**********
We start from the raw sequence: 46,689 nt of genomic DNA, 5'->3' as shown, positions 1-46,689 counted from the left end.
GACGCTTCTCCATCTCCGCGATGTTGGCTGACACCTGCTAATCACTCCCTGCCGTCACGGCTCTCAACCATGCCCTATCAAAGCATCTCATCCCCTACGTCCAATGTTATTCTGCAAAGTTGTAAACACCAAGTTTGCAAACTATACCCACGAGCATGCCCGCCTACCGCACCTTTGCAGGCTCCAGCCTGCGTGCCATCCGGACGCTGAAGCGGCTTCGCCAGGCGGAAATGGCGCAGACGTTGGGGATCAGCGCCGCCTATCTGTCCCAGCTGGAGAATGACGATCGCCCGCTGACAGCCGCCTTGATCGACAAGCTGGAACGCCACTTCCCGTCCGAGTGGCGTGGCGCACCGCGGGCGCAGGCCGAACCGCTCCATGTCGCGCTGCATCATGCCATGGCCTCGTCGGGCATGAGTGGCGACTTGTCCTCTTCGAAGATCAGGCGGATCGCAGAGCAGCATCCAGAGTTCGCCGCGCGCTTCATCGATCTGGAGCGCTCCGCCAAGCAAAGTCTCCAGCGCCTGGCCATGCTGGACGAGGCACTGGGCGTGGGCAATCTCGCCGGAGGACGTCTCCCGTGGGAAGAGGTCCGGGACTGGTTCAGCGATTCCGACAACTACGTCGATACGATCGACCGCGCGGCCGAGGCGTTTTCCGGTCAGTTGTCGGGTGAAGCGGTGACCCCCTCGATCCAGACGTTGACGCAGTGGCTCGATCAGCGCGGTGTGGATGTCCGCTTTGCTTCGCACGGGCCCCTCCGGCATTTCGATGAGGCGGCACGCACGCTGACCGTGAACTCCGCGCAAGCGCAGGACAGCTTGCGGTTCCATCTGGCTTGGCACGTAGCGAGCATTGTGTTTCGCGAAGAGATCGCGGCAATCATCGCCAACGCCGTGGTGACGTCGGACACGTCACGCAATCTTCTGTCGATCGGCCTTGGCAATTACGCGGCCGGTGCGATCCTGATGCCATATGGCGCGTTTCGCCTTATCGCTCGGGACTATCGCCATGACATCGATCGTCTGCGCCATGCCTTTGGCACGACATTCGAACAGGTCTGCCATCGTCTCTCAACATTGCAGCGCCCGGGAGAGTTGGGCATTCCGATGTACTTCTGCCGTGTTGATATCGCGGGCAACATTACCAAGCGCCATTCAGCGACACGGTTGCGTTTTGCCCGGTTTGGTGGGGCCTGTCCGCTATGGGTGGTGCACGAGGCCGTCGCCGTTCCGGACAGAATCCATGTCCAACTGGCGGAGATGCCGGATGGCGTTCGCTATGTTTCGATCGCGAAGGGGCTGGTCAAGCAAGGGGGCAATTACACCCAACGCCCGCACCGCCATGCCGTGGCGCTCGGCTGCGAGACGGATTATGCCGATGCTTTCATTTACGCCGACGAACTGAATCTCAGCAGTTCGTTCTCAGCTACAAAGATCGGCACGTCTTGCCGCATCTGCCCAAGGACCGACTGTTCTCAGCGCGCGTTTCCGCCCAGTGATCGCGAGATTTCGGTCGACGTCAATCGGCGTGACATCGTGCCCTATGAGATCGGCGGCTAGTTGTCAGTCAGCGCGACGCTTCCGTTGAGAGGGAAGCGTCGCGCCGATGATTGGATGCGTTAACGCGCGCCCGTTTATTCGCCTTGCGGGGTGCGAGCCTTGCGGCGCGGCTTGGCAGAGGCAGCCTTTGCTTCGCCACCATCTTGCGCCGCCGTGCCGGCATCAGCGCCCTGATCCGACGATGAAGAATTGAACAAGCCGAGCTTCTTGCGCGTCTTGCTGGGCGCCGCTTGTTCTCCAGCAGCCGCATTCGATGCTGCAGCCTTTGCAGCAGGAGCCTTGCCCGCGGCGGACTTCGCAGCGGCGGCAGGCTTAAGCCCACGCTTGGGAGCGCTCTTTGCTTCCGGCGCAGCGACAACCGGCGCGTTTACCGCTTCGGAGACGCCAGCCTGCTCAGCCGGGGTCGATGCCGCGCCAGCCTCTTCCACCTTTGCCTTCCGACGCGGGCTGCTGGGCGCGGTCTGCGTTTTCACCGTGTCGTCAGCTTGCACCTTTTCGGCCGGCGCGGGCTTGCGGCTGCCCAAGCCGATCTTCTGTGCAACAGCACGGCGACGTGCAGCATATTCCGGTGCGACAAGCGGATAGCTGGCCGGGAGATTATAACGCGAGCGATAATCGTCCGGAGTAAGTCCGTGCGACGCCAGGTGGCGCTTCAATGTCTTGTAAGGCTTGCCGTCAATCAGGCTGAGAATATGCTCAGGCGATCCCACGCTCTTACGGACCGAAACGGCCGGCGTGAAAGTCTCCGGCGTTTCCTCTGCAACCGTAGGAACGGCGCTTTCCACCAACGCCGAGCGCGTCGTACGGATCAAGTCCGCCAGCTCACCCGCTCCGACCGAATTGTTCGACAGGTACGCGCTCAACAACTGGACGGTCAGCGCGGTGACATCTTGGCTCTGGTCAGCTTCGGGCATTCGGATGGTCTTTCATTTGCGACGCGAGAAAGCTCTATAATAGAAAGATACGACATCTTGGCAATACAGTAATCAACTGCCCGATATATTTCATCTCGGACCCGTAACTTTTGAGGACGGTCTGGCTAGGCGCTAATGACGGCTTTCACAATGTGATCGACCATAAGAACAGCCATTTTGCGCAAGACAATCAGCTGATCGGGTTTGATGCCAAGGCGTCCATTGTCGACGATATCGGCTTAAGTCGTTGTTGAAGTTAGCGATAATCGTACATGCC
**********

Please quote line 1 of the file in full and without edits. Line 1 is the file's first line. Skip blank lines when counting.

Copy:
We start from the raw sequence: 46,689 nt of genomic DNA, 5'->3' as shown, positions 1-46,689 counted from the left end.